+ Hand-numbered sleeve+ Limited edition of 500


The Besnard Lakes have passed through death and they’re here to tell the tale. Nearly five years after their last lightning-tinted volley, the magisterial Montreal psych-rock band have sworn off compromise, split with their long-standing label, and completed a searing, 72-minute suite about the darkness of dying and the light on the other side.

Image of Moon Duo - Occult Architecture Vol.1

Moon Duo –   Occult Architecture Vol 1,

Meaning all things magick and supernatural, the root of the word occult is that which is hidden, concealed, beyond the limits of our minds. If this is occult, then the Occult Architecture of Moon Duo’s fourth album – a psychedelic opus in two separate volumes released in 2017 – is an intricately woven hymn to the invisible structures found in the cycle of seasons and the journey of day into night, dark into light.

Offering a cosmic glimpse into the hidden patterning embedded in everything, Occult Architecture reflects the harmonious duality of these light and dark energies through the Chinese theory of Yin and Yang.

In Chinese, Yin means “the shady side of the hill” and is associated with the feminine, darkness, night, earth. Following this logic, Vol. 1 embraces and embodies Moon Duo’s darker qualities — released appropriately on February 3rd, in the heart of winter in the Northern Hemisphere.

According to guitarist Ripley Johnson, “the concept of the dark/light, two-part album came as we were recording and mixing the songs, beginning in the dead of winter and continuing into the rebirth and blossoming of the spring. There’s something really powerful about the changing of the seasons in the Northwest, the physical and psychic impact it has on you, especially after we spent so many years in the seasonal void of California. I became interested in gnostic and hermetic literature around that time, especially the relationship between music and occult qualities and that fed into the whole vibe.”

Adds keyboardist Sanae Yamada, “the two parts are also intended to represent inverted components of a singular entity, like two faces on the same head which stare always in opposite directions but are inextricably driven by the same brain.”

Vol. 1 was mixed in Berlin by the band’s longtime collaborator Jonas Verwijnen.

Image of Real Estate - In Mind

Real Estate – In Mind

On In Mind, the fourth full-length record from Real Estate, the band fine-tunes the winsome songwriting and profound earnestness that made previous albums – 2009’s Real Estate, 2011’s Days, and 2014’s Atlas – so beloved. Recorded in Los Angeles with producer Cole M. Greif-Neill (Julia Holter, Beck), In Mind delivers the same kind of warmth and soft-focus narratives that one has come to expect from the band – pastoral guitars, elegantly deployed arrangements, a sort of mindful melancholy – but there is also a newly adventurous sonic edge to the proceedings.

It offers a mild shifting of the gears, positing a band engaged in the push/pull of burgeoning adulthood. Reflecting a change in lineup, changes in geography, and a general desire to move forward without looking back, the record casts the band in a new light – one that replaces the wistful ennui of teenage suburbia with an equally complicated adult version.

Image of Surfer Blood - Snowdonia

Surfer Blood –  Snowdonia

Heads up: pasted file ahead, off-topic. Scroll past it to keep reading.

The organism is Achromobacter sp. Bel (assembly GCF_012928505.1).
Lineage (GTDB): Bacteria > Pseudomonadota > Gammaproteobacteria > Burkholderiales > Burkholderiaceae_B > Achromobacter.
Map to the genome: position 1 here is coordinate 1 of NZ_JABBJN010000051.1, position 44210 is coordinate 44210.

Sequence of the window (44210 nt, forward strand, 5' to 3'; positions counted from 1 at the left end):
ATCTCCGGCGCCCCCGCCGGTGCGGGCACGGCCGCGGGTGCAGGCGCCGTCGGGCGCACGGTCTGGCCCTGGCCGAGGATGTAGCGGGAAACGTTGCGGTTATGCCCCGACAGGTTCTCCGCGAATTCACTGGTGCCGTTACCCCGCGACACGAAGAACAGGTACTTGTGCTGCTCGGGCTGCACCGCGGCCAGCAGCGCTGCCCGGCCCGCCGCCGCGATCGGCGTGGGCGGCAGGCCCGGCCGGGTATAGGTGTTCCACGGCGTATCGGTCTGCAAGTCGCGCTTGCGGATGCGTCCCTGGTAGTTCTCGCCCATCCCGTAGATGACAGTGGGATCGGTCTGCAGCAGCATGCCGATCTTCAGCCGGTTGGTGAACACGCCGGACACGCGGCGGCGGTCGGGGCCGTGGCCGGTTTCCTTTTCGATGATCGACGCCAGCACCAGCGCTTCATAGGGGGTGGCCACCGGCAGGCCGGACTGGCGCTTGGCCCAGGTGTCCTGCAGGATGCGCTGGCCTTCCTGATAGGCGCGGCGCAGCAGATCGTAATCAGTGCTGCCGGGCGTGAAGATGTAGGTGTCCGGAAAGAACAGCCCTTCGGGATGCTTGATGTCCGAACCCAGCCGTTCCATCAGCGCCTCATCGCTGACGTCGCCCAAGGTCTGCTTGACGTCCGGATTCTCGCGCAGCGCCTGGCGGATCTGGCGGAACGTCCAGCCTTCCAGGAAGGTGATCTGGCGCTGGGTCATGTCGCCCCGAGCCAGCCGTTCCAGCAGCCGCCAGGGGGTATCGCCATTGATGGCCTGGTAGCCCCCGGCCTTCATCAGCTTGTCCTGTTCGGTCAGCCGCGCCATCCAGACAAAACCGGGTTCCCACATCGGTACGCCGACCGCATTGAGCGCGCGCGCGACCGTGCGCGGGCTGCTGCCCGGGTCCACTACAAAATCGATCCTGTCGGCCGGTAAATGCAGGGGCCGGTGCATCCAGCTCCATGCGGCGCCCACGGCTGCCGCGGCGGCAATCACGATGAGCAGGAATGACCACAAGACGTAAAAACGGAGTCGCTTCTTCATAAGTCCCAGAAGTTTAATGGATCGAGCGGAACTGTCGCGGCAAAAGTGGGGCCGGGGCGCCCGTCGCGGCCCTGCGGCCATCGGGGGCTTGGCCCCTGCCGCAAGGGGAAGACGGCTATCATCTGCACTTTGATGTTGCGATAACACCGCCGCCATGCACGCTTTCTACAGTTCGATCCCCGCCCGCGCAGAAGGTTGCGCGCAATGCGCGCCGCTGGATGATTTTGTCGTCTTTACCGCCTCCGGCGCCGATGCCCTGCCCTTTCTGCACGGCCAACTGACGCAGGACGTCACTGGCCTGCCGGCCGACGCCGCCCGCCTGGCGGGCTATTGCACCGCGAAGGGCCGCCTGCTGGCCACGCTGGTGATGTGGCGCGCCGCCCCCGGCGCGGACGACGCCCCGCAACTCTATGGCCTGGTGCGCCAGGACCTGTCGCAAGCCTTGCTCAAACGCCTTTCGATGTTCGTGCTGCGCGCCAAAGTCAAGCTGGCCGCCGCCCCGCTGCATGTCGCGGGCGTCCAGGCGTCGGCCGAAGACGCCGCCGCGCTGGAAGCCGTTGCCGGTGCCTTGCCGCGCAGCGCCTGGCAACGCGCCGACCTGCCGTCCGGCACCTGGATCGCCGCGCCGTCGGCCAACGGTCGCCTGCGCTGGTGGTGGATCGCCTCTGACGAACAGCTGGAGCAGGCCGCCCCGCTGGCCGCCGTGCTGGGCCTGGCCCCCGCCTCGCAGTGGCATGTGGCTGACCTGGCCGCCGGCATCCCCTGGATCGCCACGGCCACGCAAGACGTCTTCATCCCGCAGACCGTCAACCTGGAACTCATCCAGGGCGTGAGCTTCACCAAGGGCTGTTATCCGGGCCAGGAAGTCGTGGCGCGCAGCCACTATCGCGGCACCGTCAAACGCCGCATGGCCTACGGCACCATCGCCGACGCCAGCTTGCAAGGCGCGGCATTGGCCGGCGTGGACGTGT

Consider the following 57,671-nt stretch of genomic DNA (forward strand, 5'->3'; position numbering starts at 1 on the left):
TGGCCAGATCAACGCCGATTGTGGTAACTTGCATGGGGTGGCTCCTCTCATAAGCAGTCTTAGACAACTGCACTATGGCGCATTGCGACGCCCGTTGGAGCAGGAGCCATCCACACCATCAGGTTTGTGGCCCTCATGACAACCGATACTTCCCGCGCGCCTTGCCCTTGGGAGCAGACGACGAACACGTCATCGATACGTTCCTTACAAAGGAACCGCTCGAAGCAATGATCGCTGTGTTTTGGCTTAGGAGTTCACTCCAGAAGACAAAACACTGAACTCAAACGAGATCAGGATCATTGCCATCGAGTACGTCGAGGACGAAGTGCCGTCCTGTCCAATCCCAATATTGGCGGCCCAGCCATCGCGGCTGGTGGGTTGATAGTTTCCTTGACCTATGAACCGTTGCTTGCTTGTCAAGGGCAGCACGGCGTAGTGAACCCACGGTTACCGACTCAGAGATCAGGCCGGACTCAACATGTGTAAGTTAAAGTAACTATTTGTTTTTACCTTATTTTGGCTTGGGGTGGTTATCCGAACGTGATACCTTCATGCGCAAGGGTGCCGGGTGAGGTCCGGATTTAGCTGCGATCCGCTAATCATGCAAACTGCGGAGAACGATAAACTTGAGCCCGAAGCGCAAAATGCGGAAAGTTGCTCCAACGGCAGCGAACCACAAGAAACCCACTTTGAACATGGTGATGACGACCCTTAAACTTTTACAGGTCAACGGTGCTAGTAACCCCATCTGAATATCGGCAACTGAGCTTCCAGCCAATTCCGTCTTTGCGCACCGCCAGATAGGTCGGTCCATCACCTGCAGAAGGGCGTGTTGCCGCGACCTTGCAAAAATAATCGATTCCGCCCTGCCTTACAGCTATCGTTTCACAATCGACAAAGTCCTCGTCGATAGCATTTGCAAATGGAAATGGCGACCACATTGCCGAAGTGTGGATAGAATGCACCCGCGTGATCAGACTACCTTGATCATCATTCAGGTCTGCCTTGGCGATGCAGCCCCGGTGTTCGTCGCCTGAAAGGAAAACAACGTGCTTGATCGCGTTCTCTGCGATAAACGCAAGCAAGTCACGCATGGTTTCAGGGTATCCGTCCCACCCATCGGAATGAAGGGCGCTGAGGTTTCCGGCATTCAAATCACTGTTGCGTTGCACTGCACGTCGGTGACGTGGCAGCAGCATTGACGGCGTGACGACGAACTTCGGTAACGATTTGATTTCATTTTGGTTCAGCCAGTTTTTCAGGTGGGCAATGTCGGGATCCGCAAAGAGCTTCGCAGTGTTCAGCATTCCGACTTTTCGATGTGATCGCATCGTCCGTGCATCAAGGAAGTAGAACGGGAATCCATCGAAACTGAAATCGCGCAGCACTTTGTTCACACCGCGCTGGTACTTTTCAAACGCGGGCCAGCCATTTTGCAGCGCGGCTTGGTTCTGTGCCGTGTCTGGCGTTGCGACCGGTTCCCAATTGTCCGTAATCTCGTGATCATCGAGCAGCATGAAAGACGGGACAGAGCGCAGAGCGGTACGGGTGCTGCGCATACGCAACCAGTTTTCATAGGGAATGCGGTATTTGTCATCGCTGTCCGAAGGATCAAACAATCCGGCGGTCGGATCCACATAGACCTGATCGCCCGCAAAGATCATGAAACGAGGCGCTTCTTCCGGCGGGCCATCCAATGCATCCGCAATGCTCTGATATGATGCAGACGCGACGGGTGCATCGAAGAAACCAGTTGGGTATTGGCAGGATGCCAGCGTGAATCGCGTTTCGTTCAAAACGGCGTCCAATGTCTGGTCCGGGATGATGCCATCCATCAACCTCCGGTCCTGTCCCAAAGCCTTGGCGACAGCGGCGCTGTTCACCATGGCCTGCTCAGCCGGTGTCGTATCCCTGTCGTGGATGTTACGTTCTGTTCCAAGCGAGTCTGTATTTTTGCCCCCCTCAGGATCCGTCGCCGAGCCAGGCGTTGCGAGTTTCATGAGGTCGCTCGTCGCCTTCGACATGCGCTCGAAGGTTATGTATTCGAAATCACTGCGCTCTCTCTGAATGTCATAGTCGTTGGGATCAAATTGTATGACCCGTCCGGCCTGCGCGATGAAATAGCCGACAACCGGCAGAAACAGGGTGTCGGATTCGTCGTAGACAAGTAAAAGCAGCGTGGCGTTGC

Surfer Blood are one of the best young indie-rock bands around, and their fourth album, Snowdonia, is their most ambitious effort yet. Overcoming adversity, the band has artistically grown and thrived. Following the departure of bassist Kevin Williams and guitarist Thomas Fekete (tragically lost to cancer in May), singer/guitarist John Paul Pitts and drummer Tyler Schwarz have rebuilt a talented lineup with guitarist Michael McCleary and bassist Lindsey Mills, all four alumni of the same high school in West Palm Beach, Florida.

Pitts wrote specifically with the new band’s talents in mind: “When I was writing I was thinking more about background vocals and harmonies. Lindsey and Michael are great singers, and I really wanted that to show in the songs. There are layers of vocals on almost every track, and the call-and-response parts between Lindsey and I are something totally new.” Along with plenty of Surfer Blood’s signature hooks, the band concocted some epic and more complex songs with enormous attention to sonic detail. Pitts wrote and mixed the album alone, for the first time since their debut Astro Coast. The immediacy is intoxicating and the musical and lyrical results are fantastic. Surfer Blood get better and better with each album, and we’re sure they’ll be making great records for years to come

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Weyes Blood and Ariel Pink  –  Myths 002

Myths 002 brings together Natalie Mering – aka Weyes Blood  and Ariel Rosenberg – aka Ariel Pink – for the second installment in Mexican Summer’s collaboration series. Composed and captured in Marfa, Texas during the annual Myths music and arts festival, Mering and Rosenberg inspire each other’s inner pop madrigals to mythological heights for Myths 002. In the middle of March 2016, over a week-long musical residency in the desert, two weird planets went conjunct. Both bore a bright colour palette: Ariel Rosenberg (aka Ariel Pink), an underground icon known for his stylized, subversive pop, and Natalie Mering (aka Weyes Blood), bold bringer of a future cosmic folk realm. They composed and captured the EP, Myths 002. As West Coast singer-songwriters with a shared sensibility for mood, Natalie and Ariel have been collaborating artists, mutual admirers, and friends for years. Mering appeared as guest vocalist on Pink’s 2013 album Mature Themes, Pink produced the infectious Drugdealer song Suddenly featuring Mering. Mering’s third album, Front Row Seat To Earth, was released in October 2016 on Mexican Summer. The atmosphere and auras of these two pop artists assemble as new hues on Myths 002, their distinct voices inexplicably, effortlessly folding into harmony. The four songs capture musicians at play – speak-talking dramatic interludes, twisting up songs strangely before releasing them assuredly in New Romantic resolves. During the annual Marfa Myths festival, Mexican Summer and Ballroom Marfa brought these two musicians together for the second in a record series that promotes collaboration between artists within the label crew and kindred musical spirits from outside the catalog. Marfa is small town known for its remote desert locale in Texas, its arts community, and its strange heavenly lights.